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Help! My Pet Doesn’t Feel So Well…Is This an Emergency?

As with humans, an emergency with your pet can happen very quickly! But how do you know when a visit to the veterinarian is necessary? Here is a handy little guide to keep that contains all the answers you will need if the situation were to happen.

“Classic” Emergencies

Here is a list of recurring emergencies for which you can start treatment at home, and do not always require a visit to your veterinarian, depending on the case.

  • Diarrhea
  • Vomiting
  • Loss of apetite
  • Lameness
  • Eye Redness
  • Otitis
  • Hyper salivation
  • Itching

My Pet Has Diarrhea

The first question to ask yourself: could my animal have eaten something unusual such as a toy, a plant, a bone, grass, etc.? If the answer is yes, then a veterinarian must be consulted, since consumption of a foreign body could be the cause.

If the answer is no:

  • Give him easily digestible food sold by your veterinarian, or a homemade diet of white rice and cooked ground beef for at least 48 hours.
  • You can also add probiotics (sold over the counter) to his food for at least 7 days.

When is it time to consult?

  • No improvement after 48 hours
  • Blood in stool
  • General condition is deteriorating
  • Puppy less than 4 months old

 

My Pet Is Vomiting

Could my pet have eaten anything unusual such as a toy, plant, bone, grass, etc.? If the answer is yes, then a veterinarian must be consulted, since consumption of a foreign body could be the cause.

If the answer is no:

  • A complete fast of 8 to 12 hours is recommended.
  • If after fasting your animal has not vomited again, you can start introducing small amounts of water.
  • If he keeps the water down, you can introduce small amounts of easily digestible food.
  • If there is no change, you can go back to normal portions the next day.

Warning: prolonged fasting is not recommended for very small breeds of dogs, puppies, and kittens, as there is a risk of hypoglycemia. If you must fast them, apply corn syrup to their gums every 2 hours.

When to consult?

  • No improvement after 48 hours
  • Presence of blood
  • General condition is deteriorating
  • Puppy less than 4 months old

 

My Pet Isn’t Eating

The first question to ask yourself: is my animal interested in anything other than its food (treats, table food, etc.)?

Before consulting:

  • Offer him a “buffet” including 2-3 kinds of kibble, canned food, treats, small pieces of cooked chicken, cooked ground beef and cooked or canned fish.
  • Try heating the food to see what he likes best.
  • You can try to encourage him to eat by petting him or presenting the food in your hand.
  • Try to open its mouth and check if there is anything abnormal (broken tooth, wound, redness, etc.)

When to consult?

If the loss of appetite lasts more than 24-48 hours.

 

My Pet Limps

Did you see him make a wrong move, fall, hurt his paw? Have you noticed if he has a broken claw?

If so, apply hot and cold alternately and keep the animal at complete rest for at least 24-48 hours.

Caution: Never give Tylenol, Advil, Motrin or Aspirin, as these products are toxic to animals.

When to consult?

  • No improvement after 24 hours of complete rest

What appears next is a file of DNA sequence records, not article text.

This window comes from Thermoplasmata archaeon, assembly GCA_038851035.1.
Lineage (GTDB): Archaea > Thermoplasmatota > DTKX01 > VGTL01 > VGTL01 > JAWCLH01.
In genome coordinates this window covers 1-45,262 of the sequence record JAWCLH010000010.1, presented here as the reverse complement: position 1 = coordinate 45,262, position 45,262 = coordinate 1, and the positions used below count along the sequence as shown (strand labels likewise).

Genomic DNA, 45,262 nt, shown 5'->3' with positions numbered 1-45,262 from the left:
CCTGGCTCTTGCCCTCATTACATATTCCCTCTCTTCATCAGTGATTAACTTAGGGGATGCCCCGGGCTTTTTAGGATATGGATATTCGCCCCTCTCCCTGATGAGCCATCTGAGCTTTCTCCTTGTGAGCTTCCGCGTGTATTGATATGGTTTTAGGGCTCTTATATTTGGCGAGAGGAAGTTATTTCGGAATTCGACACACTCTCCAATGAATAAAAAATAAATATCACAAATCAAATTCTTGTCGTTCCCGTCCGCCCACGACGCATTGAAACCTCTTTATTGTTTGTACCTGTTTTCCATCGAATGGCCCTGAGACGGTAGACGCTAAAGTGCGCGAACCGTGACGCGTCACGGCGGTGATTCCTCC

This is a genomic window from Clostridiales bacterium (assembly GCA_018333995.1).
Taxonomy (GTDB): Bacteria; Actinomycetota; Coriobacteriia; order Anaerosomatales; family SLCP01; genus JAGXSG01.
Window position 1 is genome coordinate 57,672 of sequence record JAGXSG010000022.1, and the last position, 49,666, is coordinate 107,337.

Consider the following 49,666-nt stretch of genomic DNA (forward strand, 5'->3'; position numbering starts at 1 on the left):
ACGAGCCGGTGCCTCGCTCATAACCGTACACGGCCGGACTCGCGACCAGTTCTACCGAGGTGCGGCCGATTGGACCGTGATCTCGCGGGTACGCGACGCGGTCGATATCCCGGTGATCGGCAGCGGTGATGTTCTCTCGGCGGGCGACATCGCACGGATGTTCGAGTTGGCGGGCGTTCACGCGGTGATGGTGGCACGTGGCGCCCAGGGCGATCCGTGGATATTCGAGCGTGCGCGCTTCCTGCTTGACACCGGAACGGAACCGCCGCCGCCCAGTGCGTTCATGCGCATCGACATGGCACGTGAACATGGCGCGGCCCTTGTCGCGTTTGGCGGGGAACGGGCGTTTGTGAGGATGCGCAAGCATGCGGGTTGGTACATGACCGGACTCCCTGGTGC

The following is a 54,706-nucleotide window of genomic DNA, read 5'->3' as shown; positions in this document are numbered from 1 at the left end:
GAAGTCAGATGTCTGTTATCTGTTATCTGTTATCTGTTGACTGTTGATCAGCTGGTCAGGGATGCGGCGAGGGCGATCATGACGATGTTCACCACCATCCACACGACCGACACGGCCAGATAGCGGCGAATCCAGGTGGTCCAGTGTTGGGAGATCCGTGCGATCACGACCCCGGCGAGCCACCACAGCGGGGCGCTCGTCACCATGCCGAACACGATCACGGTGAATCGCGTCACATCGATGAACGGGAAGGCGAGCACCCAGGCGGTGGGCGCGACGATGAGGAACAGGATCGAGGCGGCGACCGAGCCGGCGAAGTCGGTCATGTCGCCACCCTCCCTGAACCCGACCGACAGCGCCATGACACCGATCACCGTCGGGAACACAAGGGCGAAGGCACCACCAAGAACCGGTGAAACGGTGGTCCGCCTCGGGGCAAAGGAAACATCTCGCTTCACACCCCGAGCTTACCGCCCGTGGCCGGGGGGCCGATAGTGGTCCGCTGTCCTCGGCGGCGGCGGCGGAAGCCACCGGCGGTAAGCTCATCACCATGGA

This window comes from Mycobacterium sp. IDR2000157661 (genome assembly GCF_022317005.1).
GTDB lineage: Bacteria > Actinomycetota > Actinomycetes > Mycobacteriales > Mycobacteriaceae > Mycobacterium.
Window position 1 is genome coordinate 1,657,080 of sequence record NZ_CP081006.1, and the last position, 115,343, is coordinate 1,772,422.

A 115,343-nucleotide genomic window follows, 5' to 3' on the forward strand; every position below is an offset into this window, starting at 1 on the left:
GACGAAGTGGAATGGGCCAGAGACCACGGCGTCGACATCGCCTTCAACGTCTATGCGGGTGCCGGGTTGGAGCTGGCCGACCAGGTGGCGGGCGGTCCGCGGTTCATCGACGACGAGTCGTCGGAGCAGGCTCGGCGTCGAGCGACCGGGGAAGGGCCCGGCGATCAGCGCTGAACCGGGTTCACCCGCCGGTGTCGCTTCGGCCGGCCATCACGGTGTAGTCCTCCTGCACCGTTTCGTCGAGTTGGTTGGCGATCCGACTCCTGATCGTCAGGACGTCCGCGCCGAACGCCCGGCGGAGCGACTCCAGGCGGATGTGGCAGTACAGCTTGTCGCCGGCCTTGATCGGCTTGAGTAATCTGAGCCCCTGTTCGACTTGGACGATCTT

• Your pet is panting, moaning or showing sharp pain
  • You see a wound and there is blood present

 

My Pet Salivates a Lot

Excessive saliva is called hypersalivation and can be a sign of nausea, mouth injury, toothache, or rabies.

When you notice that your pet is salivating a lot, has he just eaten something that tastes bad (plant, medication, etc.)?

Start by wiping his mouth and offering him some water.

Is his rabies vaccine up to date? Despite the sharp decrease in cases in Quebec, the disease is still present and unvaccinated animals are more at risk.

When to consult?

  • Hypersalivation persists for more than one hour
  • You notice a mouth sore or a broken tooth
  • Your pet refuses to eat
  • His rabies vaccine is not up to date

 

My Pet Has Red Eyes

Any eye problem deserves a visit to your veterinarian without delay.

Caution: Never administer drops purchased from a human pharmacy. Some products can cause severe allergic reactions.

If you have an Elizabethan collar in your home, put it on your pet as soon as possible. It will prevent him from scratching his eyes and making his problem worse.

 

My Pet Seems to Have An Ear Infection

Does your pet frequently shake his head? Does he constantly scratch his ears?

Start by cleaning his ears once a day for three days with a drying and antibacterial ear cleaner (available over the counter).

When to consult?

  • No improvement despite 3 days of treatment.
  • You notice blood or sores in his ear.
  • Redness intensifies after
  • It is a cat

 

My Pet Scratches A Lot

First step:

  • Put an Elizabethan collar on him to prevent further injury.
  • Check for fleas or ticks.
  • If there are no sores, you can try washing it with a soothing oatmeal shampoo every second day.

When to consult?

  • If you notice the presence of sores, pimples, scabs, or patchy hair loss.
  • The itching persists despite home care.

 

If you are unsure about the severity of your pet's symptoms, contact your veterinarian directly. Outside opening hours, you can communicate with one of our teams available 24 hours a day, 7 days a week:

Centre Vétérinaire Laval

Centre Vétérinaire Rive-Sud

Centre Vétérinaire Montréal

Hôpital Vétérinaire Trifluvien

 

Please note that the advice in this article is provided for guidance only. Nothing beats the diagnosis of a veterinary examination as well as the treatments that will be offered to you.